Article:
He told me. With one dollar, he could purchase a candy bar, a can of soda, a small bag of chips. Almost always, the answer comes back to me in food form. It's what kids buy for themselves, so it's what they know. Walter, like all people, understood the practical application of money and, just like all people, he intuitively understood resource properties --a dollar contains the dual qualities of scarcity and demand so therefore it has value -- but his knowledge of money was just as unconscious as a housecat's knowledge of physics. Unlike a housecat, though, Walter was capable of understanding the mechanics behind his actions.

"So, Walter, tell me. When you walk into the liquor store to get a bag of chips, why is the guy there willing to take this," I wiggle the dollar that I'm holding, "in exchange?"

He bulges his eyes at me a little and wiggles his head. "Cuz it's a dollar."

"Why?" I repeat.

He laughs and shrugs and looks at the dollar some more.

"But why?" I repeat.

He howls a little frustrated, strangled howl that gets the attention of the rest of the kids in class. "Is he doin' the dollar thing with you?" one of them shouts and then laughs. Walter's not the first kid I've done this with.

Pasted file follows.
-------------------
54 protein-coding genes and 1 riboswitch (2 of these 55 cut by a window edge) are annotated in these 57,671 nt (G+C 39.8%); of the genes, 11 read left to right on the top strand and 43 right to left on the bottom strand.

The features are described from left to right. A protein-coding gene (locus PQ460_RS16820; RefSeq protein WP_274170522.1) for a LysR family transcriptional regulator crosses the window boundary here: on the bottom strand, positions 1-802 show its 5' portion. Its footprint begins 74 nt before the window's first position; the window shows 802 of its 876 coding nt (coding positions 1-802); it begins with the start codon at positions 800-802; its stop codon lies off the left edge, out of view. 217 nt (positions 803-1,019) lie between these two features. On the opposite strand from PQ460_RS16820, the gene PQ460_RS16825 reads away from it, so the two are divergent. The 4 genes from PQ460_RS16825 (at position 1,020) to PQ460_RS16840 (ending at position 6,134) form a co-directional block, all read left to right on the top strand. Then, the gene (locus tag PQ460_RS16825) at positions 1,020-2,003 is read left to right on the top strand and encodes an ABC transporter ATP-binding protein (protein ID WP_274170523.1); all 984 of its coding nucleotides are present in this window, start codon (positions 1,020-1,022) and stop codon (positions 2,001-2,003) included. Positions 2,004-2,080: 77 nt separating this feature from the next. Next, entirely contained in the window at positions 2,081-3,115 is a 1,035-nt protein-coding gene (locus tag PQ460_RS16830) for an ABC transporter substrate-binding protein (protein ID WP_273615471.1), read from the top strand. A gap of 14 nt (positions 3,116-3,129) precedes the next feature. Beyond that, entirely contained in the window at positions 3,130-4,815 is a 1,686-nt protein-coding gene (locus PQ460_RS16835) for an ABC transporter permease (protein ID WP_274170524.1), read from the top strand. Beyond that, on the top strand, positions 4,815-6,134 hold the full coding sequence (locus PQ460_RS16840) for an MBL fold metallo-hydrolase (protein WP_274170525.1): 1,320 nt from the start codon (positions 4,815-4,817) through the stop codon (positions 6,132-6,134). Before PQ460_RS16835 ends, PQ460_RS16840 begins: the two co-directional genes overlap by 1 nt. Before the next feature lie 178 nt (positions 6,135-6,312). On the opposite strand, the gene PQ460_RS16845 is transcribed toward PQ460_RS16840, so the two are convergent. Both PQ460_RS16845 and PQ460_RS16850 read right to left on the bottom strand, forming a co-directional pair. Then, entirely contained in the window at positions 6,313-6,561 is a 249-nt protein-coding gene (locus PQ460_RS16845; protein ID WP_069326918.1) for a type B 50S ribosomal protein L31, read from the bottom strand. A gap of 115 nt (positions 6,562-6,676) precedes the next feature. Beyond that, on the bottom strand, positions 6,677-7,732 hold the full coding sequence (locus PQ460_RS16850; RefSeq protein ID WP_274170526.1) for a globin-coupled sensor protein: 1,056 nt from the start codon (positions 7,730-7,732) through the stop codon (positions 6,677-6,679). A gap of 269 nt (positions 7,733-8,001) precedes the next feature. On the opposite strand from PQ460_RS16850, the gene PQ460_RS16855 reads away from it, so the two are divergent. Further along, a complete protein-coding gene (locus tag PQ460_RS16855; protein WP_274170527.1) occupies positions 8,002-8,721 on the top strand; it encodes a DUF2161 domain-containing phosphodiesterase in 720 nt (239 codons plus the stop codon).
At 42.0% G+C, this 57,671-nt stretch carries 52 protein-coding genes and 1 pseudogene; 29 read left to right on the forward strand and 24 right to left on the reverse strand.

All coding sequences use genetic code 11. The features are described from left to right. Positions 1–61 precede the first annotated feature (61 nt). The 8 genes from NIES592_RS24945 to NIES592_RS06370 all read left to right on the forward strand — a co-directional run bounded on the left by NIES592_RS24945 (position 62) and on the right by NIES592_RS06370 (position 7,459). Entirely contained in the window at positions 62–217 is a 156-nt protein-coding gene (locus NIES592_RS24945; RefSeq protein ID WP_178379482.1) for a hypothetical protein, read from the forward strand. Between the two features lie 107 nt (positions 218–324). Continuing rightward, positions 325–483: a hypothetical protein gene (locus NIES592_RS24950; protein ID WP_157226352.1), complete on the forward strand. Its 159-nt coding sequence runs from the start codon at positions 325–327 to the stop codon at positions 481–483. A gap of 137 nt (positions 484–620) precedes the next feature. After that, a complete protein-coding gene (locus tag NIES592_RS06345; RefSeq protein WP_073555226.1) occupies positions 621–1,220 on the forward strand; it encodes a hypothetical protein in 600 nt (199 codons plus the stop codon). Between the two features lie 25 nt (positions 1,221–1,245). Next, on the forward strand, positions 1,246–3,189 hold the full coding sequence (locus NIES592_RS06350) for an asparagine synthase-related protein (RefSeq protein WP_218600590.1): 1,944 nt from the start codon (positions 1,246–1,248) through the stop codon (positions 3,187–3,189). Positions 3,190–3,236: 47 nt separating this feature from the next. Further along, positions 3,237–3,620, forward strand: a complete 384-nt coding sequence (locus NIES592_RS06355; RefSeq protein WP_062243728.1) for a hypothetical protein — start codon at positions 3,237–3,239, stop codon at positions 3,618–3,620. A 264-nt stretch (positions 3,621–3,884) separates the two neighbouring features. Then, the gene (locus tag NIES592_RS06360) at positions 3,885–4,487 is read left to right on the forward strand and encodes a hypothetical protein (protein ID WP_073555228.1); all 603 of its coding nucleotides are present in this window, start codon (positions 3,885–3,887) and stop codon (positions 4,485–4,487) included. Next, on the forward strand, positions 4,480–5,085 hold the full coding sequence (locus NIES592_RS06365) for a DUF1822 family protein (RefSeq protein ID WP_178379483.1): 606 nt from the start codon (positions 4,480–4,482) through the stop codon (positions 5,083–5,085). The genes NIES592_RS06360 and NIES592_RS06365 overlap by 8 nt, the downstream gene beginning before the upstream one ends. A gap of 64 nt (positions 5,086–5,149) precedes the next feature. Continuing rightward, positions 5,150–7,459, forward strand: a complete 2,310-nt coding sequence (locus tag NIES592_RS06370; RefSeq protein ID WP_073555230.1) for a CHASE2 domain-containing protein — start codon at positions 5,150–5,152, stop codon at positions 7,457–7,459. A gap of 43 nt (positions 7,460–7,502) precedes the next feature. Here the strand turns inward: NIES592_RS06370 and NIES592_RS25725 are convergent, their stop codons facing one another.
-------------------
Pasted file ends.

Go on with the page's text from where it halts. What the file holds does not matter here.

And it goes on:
"Why what," he finally asks.

"Why do we all believe that that piece of cloth paper in your hand is worth a bag of chips?"

He shakes his head and gives up, "I don't know man... we just do!"

And this is the core truth of our economic system. They whole thing is an article of faith held together with spit, big words and bailing wire. The average person thinks of a dollar as an item with intrinsic value, but it's not. In our economic system, a dollar is a resource just like oil, gold, and bandwidth. Its worth is implied in what it can be used for, not in its simple existence. Walter, like almost all people, thinks of his dollar in terms of what he can purchase for it in a simple exchange.

But he needs to change his view because that's not how the 1% think about money. Throughout our history our long roster of the 1%'ers have understood that if you control a resource, you control everybody who needs it.

Carnegie did it with Steel. Rockefeller did it with oil. The railroad barons were masters of it.